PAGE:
Happy, happy, happy!
Contouring around the west side of Green Springs Mountain, the PCT left the forest and snow behind for sun drenched meadows with stunning views. Ah, all life should be like this section of the hike. The grassy and oak studded slopes dropped away down into Bear Creek Valley with snowy Mount Ashland rising on the other side. The towns of Ashland, Talent, and Phoenix lay nestled together on the valley floor. Pilot Rock was prominent to the south, playing caboose to the Cascade-Siskiyou National Monument train of peaks. Tall mountains, deep valleys, warm sun: happy, happy, happy!

A small piece of Hyatt Meadows
Over the next 2.5 miles, the trail returned to the forest and gradually lost elevation, the joy at walking downhill tempered by the knowledge I'd surely have gain back all that lost elevation on the return leg. At the lowest point, the trail spit me out like a used chaw onto expansive Hyatt Meadows.

Cairns along the trail
I really need to come back here later when the grass and flowers run riot in this meadow which happens to be the same size as the state of Rhode Island. A series of rock cairns marked the way even though I could see the trail tread just fine. Much photography ensued, although the photographs don't do justice to the grand splendor of the prairie.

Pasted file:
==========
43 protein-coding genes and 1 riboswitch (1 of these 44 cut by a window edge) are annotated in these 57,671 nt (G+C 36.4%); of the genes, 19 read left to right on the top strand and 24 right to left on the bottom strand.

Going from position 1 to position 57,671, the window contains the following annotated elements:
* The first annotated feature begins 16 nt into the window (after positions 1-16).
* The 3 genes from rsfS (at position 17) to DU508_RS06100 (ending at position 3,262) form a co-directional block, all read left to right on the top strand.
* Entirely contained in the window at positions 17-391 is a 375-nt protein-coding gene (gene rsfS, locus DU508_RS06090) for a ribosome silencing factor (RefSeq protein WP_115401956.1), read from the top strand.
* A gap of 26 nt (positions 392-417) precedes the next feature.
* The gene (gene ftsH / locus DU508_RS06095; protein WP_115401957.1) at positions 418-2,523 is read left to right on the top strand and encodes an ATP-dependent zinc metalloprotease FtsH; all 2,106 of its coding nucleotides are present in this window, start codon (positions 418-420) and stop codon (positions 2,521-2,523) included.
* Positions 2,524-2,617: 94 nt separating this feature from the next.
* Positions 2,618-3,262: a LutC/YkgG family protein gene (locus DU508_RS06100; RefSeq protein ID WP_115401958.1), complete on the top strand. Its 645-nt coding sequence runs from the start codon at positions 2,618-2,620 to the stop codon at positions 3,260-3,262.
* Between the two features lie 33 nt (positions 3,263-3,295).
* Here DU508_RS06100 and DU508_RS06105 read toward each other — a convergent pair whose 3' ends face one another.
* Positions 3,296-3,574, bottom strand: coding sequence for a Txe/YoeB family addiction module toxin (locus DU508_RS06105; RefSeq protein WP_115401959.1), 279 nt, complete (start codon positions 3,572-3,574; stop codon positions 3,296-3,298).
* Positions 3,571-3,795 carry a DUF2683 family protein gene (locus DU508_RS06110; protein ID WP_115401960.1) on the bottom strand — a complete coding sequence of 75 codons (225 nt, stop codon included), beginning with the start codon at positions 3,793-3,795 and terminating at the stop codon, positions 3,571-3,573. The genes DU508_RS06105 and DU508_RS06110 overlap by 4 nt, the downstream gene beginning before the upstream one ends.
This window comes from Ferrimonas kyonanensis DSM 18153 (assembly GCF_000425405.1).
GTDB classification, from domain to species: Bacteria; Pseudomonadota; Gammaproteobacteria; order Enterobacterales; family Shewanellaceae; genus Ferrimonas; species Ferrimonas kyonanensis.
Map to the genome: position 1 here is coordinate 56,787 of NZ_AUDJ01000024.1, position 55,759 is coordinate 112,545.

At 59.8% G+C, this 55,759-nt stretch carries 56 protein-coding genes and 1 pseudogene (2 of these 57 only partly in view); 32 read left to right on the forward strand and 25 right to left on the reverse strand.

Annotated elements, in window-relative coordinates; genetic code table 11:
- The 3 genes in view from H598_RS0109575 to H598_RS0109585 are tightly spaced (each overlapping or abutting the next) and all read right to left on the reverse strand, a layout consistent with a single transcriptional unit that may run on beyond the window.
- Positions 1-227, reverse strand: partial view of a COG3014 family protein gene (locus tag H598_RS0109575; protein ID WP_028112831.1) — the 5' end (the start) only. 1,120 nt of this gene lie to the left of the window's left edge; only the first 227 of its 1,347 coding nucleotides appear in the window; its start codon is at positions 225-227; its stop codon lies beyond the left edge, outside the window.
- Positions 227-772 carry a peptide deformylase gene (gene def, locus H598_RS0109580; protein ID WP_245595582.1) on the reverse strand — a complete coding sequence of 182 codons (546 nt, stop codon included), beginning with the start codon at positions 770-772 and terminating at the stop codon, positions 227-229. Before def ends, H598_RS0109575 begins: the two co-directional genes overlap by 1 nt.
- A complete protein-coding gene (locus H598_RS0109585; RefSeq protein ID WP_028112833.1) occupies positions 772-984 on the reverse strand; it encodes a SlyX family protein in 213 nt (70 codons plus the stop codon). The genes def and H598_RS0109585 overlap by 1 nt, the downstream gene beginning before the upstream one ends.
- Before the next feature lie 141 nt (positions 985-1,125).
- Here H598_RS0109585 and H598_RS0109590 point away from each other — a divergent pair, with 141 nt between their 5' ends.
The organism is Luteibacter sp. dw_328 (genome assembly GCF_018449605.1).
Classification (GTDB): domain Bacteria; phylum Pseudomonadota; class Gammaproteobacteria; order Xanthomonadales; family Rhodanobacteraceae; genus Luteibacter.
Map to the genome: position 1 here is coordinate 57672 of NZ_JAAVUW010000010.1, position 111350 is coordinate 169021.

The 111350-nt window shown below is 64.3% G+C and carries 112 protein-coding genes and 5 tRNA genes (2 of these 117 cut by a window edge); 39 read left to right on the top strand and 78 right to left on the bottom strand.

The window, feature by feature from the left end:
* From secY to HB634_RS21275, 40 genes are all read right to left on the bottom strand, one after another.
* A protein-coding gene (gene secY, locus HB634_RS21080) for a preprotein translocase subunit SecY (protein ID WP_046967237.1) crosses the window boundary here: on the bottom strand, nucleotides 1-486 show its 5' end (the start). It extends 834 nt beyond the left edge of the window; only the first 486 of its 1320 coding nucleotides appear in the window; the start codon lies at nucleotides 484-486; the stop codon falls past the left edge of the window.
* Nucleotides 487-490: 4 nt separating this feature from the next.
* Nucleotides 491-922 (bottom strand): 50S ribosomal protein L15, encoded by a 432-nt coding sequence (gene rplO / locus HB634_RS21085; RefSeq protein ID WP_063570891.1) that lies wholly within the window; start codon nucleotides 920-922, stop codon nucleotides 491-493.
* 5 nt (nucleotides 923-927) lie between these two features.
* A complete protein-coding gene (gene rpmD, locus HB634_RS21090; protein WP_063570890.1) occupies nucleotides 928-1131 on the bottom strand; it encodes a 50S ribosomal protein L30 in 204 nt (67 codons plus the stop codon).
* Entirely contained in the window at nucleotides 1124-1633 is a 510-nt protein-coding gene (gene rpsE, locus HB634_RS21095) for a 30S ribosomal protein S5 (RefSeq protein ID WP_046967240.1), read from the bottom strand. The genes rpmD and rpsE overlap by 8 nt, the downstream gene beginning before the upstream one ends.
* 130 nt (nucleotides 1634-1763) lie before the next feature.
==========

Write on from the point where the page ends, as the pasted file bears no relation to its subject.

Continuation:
Little Hyatt Lake spillway

From Hyatt Meadows, it was a series of ups and downs through forest and meadow before the sound of roaring water carried throughout the forest. That sound happened to be Keene Creek pouring over the spillway of the small dam to which Little Hyatt Lake owes its existence. From a picturesque footbridge below the dam, Keene Creek flowed south through another large meadow, the waters sparkling in the afternoon sun like a thousand points of light.

Little Hyatt Lake
The guidebooks I've read have described Little Hyatt Lake as stagnant pile of watery goo, encouraging PCT backpackers to continue hiking to Hyatt Lake. However, Little Hyatt Lake was a pleasant surprise as its crystal clear blue waters lay in a small bowl ringed with pine trees. Probably this was an early spring phenomenon but nonetheless I was impressed with the pre-stagnant waters of the small lake.

The dividing line between brown and white
The idea floating in my head was that the hike to Little Hyatt Lake was a 9 mile round trip, but it was actually 6 one-way miles to the diminutive lake. Returning the way I came would make for a 12 mile round trip but on the way back, I grabbed the perfunctory and rather businesslike Green Springs Mountain Loop Trail, eventually winding up with a healthy 10.7 mile hike. I'll have to come back for the full spring glory, maybe take a weekend backpack trip to Hyatt Lake...with my newly repaired tent and pack, of course.